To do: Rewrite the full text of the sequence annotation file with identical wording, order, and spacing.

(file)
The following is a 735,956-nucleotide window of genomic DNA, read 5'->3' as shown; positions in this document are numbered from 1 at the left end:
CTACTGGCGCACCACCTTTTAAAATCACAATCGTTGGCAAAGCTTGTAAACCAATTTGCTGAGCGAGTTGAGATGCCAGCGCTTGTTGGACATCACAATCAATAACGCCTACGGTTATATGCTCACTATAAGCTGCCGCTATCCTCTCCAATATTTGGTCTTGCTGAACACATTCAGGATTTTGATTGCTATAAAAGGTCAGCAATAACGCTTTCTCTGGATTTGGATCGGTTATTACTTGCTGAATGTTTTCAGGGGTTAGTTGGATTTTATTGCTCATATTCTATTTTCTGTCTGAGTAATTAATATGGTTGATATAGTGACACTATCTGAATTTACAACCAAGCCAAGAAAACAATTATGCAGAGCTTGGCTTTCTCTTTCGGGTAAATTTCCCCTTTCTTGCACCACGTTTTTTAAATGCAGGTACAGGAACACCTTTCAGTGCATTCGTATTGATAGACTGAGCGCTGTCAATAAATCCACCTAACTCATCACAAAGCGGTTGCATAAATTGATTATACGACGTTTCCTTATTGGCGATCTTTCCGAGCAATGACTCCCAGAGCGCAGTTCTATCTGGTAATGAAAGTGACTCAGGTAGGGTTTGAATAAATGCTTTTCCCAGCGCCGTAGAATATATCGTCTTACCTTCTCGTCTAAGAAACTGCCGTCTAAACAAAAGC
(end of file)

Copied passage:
The following is a 735,956-nucleotide window of genomic DNA, read 5'->3' as shown; positions in this document are numbered from 1 at the left end:
CTACTGGCGCACCACCTTTTAAAATCACAATCGTTGGCAAAGCTTGTAAACCAATTTGCTGAGCGAGTTGAGATGCCAGCGCTTGTTGGACATCACAATCAATAACGCCTACGGTTATATGCTCACTATAAGCTGCCGCTATCCTCTCCAATATTTGGTCTTGCTGAACACATTCAGGATTTTGATTGCTATAAAAGGTCAGCAATAACGCTTTCTCTGGATTTGGATCGGTTATTACTTGCTGAATGTTTTCAGGGGTTAGTTGGATTTTATTGCTCATATTCTATTTTCTGTCTGAGTAATTAATATGGTTGATATAGTGACACTATCTGAATTTACAACCAAGCCAAGAAAACAATTATGCAGAGCTTGGCTTTCTCTTTCGGGTAAATTTCCCCTTTCTTGCACCACGTTTTTTAAATGCAGGTACAGGAACACCTTTCAGTGCATTCGTATTGATAGACTGAGCGCTGTCAATAAATCCACCTAACTCATCACAAAGCGGTTGCATAAATTGATTATACGACGTTTCCTTATTGGCGATCTTTCCGAGCAATGACTCCCAGAGCGCAGTTCTATCTGGTAATGAAAGTGACTCAGGTAGGGTTTGAATAAATGCTTTTCCCAGCGCCGTAGAATATATCGTCTTACCTTCTCGTCTAAGAAACTGCCGTCTAAACAAAAGC